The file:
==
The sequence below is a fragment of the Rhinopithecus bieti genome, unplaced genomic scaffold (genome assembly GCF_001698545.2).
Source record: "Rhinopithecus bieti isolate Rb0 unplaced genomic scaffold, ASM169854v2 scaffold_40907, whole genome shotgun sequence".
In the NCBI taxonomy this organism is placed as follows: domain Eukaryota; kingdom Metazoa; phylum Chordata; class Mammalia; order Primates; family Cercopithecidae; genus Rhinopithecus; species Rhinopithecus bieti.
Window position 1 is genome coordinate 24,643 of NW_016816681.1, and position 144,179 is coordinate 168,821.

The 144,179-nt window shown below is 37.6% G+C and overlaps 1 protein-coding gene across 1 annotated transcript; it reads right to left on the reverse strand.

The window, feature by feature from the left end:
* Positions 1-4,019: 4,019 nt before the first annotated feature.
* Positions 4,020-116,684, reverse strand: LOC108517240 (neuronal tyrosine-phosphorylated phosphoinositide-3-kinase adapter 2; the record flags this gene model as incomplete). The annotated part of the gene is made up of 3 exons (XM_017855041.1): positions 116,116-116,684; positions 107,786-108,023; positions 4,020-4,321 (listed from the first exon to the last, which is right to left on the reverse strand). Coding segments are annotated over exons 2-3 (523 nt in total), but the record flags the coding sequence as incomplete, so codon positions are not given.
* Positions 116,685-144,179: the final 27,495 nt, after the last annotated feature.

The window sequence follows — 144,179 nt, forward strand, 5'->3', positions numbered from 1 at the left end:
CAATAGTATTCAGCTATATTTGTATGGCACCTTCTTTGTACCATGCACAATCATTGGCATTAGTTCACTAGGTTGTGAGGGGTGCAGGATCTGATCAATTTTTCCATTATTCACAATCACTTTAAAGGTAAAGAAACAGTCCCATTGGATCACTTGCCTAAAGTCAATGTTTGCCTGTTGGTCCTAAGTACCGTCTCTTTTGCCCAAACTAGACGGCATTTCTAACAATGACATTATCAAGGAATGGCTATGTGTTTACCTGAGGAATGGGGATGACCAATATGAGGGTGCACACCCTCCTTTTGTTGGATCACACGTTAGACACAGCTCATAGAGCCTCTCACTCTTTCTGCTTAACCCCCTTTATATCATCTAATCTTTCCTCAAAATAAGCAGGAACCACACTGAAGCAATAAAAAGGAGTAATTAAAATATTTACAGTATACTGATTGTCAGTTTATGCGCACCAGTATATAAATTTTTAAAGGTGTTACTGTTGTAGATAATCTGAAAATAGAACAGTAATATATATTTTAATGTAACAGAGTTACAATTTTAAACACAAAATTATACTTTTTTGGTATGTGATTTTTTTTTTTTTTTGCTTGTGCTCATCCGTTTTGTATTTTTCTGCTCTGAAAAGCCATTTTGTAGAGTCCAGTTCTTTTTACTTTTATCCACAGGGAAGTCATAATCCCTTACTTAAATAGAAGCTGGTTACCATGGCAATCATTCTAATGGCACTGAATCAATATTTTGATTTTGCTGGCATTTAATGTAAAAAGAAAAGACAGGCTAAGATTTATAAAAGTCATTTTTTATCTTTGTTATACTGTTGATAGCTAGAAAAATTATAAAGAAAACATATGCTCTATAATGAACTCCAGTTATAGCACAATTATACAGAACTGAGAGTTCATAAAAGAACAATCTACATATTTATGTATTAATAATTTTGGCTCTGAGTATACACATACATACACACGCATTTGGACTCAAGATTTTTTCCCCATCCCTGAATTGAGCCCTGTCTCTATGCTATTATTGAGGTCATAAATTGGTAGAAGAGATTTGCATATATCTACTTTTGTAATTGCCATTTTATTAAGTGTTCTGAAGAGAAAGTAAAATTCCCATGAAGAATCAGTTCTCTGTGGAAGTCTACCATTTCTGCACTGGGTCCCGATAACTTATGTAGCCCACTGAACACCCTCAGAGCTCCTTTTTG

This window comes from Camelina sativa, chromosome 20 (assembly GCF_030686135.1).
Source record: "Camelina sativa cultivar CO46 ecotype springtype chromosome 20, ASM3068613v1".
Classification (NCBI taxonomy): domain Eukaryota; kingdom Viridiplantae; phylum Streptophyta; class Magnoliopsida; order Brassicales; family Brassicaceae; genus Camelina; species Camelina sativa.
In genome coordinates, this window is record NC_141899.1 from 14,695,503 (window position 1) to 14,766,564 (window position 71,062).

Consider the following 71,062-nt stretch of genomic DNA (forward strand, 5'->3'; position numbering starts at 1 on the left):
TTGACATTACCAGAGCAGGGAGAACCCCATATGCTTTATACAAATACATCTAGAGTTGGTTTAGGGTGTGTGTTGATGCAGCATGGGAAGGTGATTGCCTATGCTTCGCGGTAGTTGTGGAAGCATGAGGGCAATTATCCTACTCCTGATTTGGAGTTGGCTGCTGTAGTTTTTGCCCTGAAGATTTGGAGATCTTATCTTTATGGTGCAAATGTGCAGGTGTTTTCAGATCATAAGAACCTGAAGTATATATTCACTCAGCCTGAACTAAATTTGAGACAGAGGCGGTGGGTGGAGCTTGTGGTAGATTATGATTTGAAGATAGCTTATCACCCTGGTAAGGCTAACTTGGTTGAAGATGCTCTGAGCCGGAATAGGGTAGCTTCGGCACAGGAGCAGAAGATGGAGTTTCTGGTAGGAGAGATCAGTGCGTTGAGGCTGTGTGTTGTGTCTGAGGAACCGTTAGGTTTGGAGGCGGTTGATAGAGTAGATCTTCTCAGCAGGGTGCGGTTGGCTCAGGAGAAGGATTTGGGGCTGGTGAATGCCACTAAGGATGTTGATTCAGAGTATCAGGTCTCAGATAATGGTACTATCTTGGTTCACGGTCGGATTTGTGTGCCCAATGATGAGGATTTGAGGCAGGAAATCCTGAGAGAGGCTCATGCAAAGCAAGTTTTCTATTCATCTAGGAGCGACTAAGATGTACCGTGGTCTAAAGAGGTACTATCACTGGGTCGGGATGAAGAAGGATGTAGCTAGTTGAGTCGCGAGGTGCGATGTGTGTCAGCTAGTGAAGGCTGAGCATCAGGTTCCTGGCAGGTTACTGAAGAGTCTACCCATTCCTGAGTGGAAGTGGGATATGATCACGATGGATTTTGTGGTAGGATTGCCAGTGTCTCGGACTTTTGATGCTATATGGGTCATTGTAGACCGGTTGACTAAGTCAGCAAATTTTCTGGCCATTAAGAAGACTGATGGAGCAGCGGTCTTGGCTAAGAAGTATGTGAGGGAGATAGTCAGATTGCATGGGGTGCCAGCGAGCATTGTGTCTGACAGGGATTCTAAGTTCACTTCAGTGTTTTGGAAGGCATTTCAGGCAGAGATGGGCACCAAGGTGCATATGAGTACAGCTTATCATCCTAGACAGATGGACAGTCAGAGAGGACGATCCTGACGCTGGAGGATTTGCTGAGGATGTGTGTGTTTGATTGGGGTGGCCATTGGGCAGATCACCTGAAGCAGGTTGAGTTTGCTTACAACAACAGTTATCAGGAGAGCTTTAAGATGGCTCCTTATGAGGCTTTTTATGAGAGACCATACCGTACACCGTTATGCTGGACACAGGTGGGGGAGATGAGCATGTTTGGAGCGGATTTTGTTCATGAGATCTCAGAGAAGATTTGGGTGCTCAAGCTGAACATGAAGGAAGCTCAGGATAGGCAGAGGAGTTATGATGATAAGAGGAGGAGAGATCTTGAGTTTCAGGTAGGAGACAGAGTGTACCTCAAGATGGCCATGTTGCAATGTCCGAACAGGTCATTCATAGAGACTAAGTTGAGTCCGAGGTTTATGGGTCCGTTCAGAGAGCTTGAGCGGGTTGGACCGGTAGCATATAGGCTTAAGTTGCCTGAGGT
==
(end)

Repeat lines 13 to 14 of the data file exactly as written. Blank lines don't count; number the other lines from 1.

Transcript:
Source record: "Camelina sativa cultivar CO46 ecotype springtype chromosome 20, ASM3068613v1".
Classification (NCBI taxonomy): domain Eukaryota; kingdom Viridiplantae; phylum Streptophyta; class Magnoliopsida; order Brassicales; family Brassicaceae; genus Camelina; species Camelina sativa.